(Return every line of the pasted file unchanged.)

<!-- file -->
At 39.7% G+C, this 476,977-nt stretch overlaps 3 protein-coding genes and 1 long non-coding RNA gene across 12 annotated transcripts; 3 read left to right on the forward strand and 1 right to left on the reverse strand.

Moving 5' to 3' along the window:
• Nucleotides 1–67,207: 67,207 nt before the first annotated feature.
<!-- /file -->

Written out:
At 39.7% G+C, this 476,977-nt stretch overlaps 3 protein-coding genes and 1 long non-coding RNA gene across 12 annotated transcripts; 3 read left to right on the forward strand and 1 right to left on the reverse strand.

Moving 5' to 3' along the window:
• Nucleotides 1–67,207: 67,207 nt before the first annotated feature.